Transforming Places and Transcending Spaces in English Women’s Writing 1640-1740
In early modern England, women’s writing often challenged the authoritative spaces that enclosed and defined them. This panel will explore the transformative strategies used by early modern women to alter the physical, domestic, and social spaces they inhabit in both fiction and non-fiction. How do women shape, transform, and reconfigure their surroundings and to what end? Please send 300 word abstracts and a brief curriculum vita to Andrea Fabrizio or Ruth Garcia at FabrizioGarciaabstracts@gmail.com
Tudor Grammar Schools: Drama Training and the World of the Stage (Seminar)
This seminar examines Tudor school drama and its investment in reconstituting Greek and Roman cultures. Because boys were expected to concentrate on this ancient period, imaginative identification with such distant history was achieved by playing roles from the past. Papers may identify a wider range of interaction between Tudor school curriculum and the culture’s theatrical construction of itself; school and fitness for political office; school and class loyalties; school and gender coding, school and nationalism. dbender@pace.edu.
Victorian Criminalities: Nineteenth-Century Literature and the Criminal Mind
Criminals and criminal society were an affront to Victorian sensibilities; however, certain Victorian writers risked opprobrium by depicting criminals and criminal life in their fiction. This panel invites submissions that explore Victorian writers and depictions of criminality. Topics might include, but are not limited to, the following: literary constructions of criminality; women and crime; the criminal child; literature as a means of social change; crime and punishment. Please send 250-300 word abstracts to Kristin.LeVeness@ncc.edu.
Victorian Inhumanities
This panel will explore the cultural history of the nonhuman in the long nineteenth century. We invite papers that unpack historical ideas of the nonhuman or of the species barrier, especially in relation to disciplinary divisions in the arts and sciences occurring over the course of the nineteenth century. Proposals might focus on canonical cultural documents or more scientific forms like lectures, natural histories, anthropological studies, and so on. Please email abstracts of no more than 300 words to jmmil@eden.rutgers.edu.
Victorian Saints and Sinners (Roundtable)
This roundtable seeks participants who interrogate the keen interest of the Victorians in missionary work, philanthropy, and other reform efforts designed to save women from lives of prostitution at home in the heart of the British Empire during the years 1837-1901. Please submit 250-300 word abstracts, along with a brief biographical statement, in .doc or .docx format to Anna Brecke (annabrecke@my.uri.edu) and Rebekah Greene (rebekah_greene@my.uri.edu).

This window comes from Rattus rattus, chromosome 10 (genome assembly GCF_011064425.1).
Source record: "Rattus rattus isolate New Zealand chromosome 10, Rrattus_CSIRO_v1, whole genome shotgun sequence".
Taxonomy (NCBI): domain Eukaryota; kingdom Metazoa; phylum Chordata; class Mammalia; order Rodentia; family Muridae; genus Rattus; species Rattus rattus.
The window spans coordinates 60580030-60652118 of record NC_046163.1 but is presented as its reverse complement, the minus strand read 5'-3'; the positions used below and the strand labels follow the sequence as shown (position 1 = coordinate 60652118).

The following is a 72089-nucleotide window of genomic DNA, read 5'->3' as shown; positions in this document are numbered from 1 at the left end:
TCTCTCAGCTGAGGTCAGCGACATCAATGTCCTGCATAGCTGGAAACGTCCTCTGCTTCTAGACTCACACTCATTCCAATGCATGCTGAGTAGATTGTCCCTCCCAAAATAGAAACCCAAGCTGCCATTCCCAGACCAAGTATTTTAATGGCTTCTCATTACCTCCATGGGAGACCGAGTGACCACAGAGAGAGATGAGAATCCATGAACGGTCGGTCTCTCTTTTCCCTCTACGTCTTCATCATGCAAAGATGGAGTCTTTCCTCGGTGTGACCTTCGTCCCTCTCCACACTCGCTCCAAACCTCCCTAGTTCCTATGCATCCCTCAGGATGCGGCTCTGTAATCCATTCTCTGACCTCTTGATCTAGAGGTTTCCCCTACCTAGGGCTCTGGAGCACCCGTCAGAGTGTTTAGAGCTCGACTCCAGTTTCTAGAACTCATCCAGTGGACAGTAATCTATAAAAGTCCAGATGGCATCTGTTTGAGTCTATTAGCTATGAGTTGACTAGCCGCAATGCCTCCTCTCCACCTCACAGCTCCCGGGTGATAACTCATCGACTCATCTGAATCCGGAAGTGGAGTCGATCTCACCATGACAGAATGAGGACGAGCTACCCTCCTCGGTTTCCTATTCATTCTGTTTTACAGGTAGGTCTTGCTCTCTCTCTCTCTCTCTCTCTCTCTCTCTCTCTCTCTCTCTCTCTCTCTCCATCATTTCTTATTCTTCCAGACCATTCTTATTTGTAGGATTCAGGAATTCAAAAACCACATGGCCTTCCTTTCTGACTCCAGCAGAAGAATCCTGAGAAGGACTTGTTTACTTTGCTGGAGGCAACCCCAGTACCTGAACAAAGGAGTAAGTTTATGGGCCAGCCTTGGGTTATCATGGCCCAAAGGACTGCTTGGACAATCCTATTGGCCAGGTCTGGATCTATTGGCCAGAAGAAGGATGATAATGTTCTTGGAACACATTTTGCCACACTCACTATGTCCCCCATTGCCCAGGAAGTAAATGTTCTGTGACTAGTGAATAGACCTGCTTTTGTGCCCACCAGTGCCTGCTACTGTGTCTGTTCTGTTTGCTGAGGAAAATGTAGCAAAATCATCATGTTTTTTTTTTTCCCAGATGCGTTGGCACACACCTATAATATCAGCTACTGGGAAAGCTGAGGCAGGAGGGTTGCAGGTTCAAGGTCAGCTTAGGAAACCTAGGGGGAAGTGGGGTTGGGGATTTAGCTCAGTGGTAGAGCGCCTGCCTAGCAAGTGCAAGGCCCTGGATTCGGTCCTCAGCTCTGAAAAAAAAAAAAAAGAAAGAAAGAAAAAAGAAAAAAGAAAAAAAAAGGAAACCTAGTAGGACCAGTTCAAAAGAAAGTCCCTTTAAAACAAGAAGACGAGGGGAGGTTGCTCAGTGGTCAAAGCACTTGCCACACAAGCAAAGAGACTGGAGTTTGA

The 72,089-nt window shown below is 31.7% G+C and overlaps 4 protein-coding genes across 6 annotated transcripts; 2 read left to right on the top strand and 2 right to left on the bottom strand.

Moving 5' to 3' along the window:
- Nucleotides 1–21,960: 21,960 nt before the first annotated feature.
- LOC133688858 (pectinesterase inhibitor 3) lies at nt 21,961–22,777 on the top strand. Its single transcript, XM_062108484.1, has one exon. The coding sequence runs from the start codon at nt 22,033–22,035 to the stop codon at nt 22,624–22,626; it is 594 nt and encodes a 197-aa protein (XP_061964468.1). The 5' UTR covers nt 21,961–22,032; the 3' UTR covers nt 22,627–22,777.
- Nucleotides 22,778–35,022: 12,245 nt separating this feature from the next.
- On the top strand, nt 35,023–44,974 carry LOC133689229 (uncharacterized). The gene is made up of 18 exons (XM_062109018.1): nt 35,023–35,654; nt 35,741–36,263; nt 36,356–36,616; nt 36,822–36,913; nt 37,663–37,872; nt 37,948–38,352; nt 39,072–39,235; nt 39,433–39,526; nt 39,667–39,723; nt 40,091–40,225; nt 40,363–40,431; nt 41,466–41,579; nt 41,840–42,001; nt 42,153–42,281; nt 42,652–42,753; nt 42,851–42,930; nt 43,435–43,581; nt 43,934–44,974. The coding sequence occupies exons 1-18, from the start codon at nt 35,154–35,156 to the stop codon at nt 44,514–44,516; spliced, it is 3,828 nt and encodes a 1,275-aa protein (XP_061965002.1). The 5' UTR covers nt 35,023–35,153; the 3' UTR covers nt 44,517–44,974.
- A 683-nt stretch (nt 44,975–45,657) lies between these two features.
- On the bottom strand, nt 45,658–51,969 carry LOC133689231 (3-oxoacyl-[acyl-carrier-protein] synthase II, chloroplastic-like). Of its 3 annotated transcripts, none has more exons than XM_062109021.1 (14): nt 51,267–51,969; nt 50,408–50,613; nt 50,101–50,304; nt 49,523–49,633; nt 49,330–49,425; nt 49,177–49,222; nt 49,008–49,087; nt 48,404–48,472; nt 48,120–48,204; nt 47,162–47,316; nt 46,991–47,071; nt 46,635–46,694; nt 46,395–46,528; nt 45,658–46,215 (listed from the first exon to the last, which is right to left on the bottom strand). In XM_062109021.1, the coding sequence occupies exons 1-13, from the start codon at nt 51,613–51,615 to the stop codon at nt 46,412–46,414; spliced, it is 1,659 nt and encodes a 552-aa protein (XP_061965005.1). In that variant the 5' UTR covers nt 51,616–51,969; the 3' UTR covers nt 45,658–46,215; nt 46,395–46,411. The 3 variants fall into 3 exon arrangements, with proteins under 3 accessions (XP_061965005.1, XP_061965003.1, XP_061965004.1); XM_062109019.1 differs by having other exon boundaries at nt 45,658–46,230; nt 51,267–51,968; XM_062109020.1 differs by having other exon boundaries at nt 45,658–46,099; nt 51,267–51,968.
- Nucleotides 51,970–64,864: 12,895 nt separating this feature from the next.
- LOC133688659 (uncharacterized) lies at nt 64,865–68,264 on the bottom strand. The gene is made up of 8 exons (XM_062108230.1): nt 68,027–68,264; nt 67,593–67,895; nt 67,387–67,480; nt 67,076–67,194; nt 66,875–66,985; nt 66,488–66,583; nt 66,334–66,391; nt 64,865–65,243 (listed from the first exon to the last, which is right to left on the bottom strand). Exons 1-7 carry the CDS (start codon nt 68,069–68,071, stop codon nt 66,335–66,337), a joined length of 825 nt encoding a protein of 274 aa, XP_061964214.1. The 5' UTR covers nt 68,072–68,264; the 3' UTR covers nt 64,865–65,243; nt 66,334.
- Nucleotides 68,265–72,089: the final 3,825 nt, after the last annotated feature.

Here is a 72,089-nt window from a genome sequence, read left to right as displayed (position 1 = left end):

What is Literary ‘Sympathy’? Novels in the First Half of the 19th Century (Roundtable)
Literary scholars pin a lot on ‘sympathy’ but disagree about what it is. While David Marshall defines it as emotional exchange, Adela Pinch and Rae Greiner describe it as a cognitive process. This roundtable invites interdisciplinary approaches to redefining sympathy in literature. Presenters may explore goals, consequences, or connotations of sympathy, including community or identity formation, political affinity, empathy vs. sympathy, visuality and aurality, the novel’s ‘rise,’ and more. Send 250-word abstracts to Jennifer.Croteau@tufts.edu.
The Wilde Celebration: The 160th Anniversary of Oscar Wilde’s Birth
Celebrating the 160th anniversary of Oscar Wilde’s birth, this panel invites abstracts on any aspect of his works and influence. Send abstracts of 250 words in body of email to Annette M. Magid, SUNY Erie Community College, a_magid@yahoo.com, with ‘Oscar Wilde’ in subject line.
‘Willed without witting, whorled without aimed’: Divagation and Dubliners
Rather than assume that Dubliners is best understood as an early stage in the linear development of a mature, fully-formed literary voice, this panel will explore what the collection can tell us about interruption, repetition and the critique of the teleological in Joyce’s thought by attending to the complexity of its many discursive and figural whorls. Please send 300-500 word abstracts and brief biographical statements to Jeff Cassvan, Queens College, jeffrey.cassvan@qc.cuny.edu and Philip Mirabelli, Lehman College, philmirabelli@gmail.com.

See also under:

Anglophone (Transnational & Other): “Achebe at the Turn of the 21st Century”; “Amitav Ghosh at the Turn of the 21st Century”; “Detecting Nation: Formations of Nationhood and Subjectivity in Detective Fiction”; “Literature and Medicine in the Eighteenth Century”; “Modernism and Cuisine”; “Reviving, and Revising, Henry James

British: “Tudor Grammar Schools: Drama Training and the World of the Stage

Canadian: “Contemporary Canadian Drama

Cultural Studies and Film: “Into The Pensieve: The Harry Potter Generation in Retrospect

German: “The First World War and Popular Culture

Women’s and Gender Studies: “Sorceresses and Witches: Enchanting Women on and off the Renaissance Stage”; “Women’s Education and the Rhetoric of Sexual Reformation